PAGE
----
Reading A is for Acholi is an exercise in interaction. The highly experimental collection pushes the reader to reach for the depth of each poem, rather than have a cursory look at the text. In a way, reading the book reminded me of the communal and participatory way of life in many African societies— farm work, raising children, and even eating. Otoniya J. Okot Bitek achieves this by breaking and remaking language but also pushing the limits of poetic forms.

In the first section, “An Alphabet for the unsettled” which has the sub-section “An Acholi alphabet,” Bitek flips the standard way in which we use footnotes. The footnoted text is not a by-the-way piece of additional information, but part of the poem. It gives the poem emphasis and stretches its meaning. For instance, in a poem about identity, Bitek footnotes just one word—nonsense—to reject the definition of citizenship, nationality, or tribe. With one word, Bitek lays claim on all three identities:

N is for not Acholi14 enough

N is for not British enough

N is for not Canadian enough


14 Nonsense

Bitek, an Acholi from northern Uganda, writes about home, race, and racism, as well as belonging and identity. She articulates some of these subjects in the lyrical introductory note [excerpt]:

I’ve been thinking diaspora is & is not

the us of home & how & where we’re enough &

how this nation demands &

that nation extracts &

that other nation seeks but does not want us.


to say hello ki leb Acholi

one might ask quite literally i tye

are you there

do you exist

are you

in response we might say        a tye

a tye ma ber

I’m here I exist I’m good I’m fine I exist well

There’s a longing for what was left and lost in her home country and a constant struggle to feel part of her other home, Canada:

S is for Acholi19

S is for the gates of unfreedoms

S is for gestures limited to the moneyed



Whenever we heard sirens during the graveyard shift my co-worker would say

Duck Julie

They are coming for you

The second section, “A dictionary for un/settling” introduces shape/form poems, rictameters and images. This section draws the involvement of the reader’s sense of sight as they navigate the poems. The poem “Ah, well” for instance is a series of punctuation signs—commas, quotation marks, and full stops for half of the page before it ends with “Ah, well,/it’s all over now.” The poem reads like an exhale, a typical sigh of relief. A similar format is applied to the poem “How she talked.” In between the punctuation marks, sits the line “she talked like a fury”—a line potent and heavy with meaning but it also builds on the collection’s many tones—fury being one of them.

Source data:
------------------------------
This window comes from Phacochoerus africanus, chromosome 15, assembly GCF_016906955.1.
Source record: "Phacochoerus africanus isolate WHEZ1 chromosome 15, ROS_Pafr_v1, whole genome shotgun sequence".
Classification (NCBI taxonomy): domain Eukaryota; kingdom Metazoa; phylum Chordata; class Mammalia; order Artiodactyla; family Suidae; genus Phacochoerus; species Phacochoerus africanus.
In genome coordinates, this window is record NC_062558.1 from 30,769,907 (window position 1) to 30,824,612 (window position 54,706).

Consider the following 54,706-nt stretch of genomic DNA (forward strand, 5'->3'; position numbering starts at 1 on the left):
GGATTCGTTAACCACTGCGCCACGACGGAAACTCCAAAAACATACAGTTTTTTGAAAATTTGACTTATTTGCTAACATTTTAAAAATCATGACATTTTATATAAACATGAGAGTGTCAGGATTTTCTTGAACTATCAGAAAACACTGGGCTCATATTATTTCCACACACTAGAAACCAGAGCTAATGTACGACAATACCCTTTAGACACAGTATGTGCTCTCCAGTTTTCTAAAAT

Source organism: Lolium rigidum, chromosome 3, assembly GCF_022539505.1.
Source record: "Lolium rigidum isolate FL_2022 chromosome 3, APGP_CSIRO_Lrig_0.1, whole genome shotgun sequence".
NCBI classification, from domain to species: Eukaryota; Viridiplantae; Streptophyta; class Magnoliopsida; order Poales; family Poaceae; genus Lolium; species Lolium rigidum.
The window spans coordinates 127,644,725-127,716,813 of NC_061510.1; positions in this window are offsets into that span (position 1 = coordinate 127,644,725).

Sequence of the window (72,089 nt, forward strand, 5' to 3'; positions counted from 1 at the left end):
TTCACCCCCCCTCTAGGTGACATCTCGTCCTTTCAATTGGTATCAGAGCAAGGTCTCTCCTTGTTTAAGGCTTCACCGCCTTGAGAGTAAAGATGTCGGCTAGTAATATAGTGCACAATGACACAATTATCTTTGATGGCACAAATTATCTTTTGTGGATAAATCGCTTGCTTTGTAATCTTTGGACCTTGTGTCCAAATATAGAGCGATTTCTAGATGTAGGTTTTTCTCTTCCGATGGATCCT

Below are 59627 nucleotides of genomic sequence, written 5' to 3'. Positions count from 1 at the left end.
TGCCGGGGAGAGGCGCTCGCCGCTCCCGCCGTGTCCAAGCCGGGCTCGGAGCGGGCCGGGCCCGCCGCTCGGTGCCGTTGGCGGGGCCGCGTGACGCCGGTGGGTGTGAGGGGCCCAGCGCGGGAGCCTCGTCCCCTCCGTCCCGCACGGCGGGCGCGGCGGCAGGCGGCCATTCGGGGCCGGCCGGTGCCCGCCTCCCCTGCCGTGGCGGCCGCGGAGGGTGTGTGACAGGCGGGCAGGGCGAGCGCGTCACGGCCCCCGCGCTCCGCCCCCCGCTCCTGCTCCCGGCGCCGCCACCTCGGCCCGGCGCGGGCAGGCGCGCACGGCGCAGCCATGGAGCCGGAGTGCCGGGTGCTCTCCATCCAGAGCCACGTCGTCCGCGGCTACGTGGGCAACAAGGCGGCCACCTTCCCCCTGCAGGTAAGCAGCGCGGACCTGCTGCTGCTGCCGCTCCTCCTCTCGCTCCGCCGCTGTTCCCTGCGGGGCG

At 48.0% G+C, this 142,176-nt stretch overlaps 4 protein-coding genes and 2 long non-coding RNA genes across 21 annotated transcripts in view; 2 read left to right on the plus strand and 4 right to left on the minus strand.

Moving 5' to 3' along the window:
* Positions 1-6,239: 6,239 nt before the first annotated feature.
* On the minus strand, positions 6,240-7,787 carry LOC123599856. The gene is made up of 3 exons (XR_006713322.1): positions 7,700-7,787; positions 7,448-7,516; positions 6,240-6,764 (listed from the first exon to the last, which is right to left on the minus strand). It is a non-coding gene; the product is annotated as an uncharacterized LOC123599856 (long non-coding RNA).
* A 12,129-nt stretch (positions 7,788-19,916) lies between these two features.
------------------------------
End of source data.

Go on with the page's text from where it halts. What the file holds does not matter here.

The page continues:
Bitek also appears keenly interested in language and uses it to claim her Acholi identity (the poetic introduction is written in a mix of Acholi and English). The unconventional use of the English language (e.g., the use of erasures), underscores the restlessness of the persona occasioned by the different issues they confront—disconnection, racism, loss, and longing. The effect of this is a chant-y and musical feel to the poems, a tribute to Bitek’s Acholi culture of orature. In the poem “Ash,” Bitek uses the white space to create a jolty feeling but she also leans into the poem’s theme of slavery and being cut off from her home of birth:

having been locked to land & free to home   we discover ways to salt from ash

also salt licks also salt panning          what did we need the sea for

never bound by the ocean until the slavers came down the Nile       & marked us

us terrorized us enraged          us subdued      faces drawn yet still here still here     still


i can draw you a map.

The sub-section “The Lock poems,” which, while formatted in a more regular fashion, use repetitions that make them feel like chants. Punctuations are not very important here, which creates a sense of urgency as seen in the poem, “Lock 7” (excerpt below):

after battle after battle after battle they return to the same spot same question

what is beauty


women with ravaged bodies yes blackened

unsmiling & gaunt beyond slender


this is what women look like after war

In A is for Acholi, Otoniya J. Okot Bitek is out to exert pressure on language and form, the same pressure(s) she inflicts on the issues she tackles in the book. She wants to set the terms and to truly belong in whichever corner of the world she places her feet. The reader? They are an active part of a deeply meditative journey with this collection.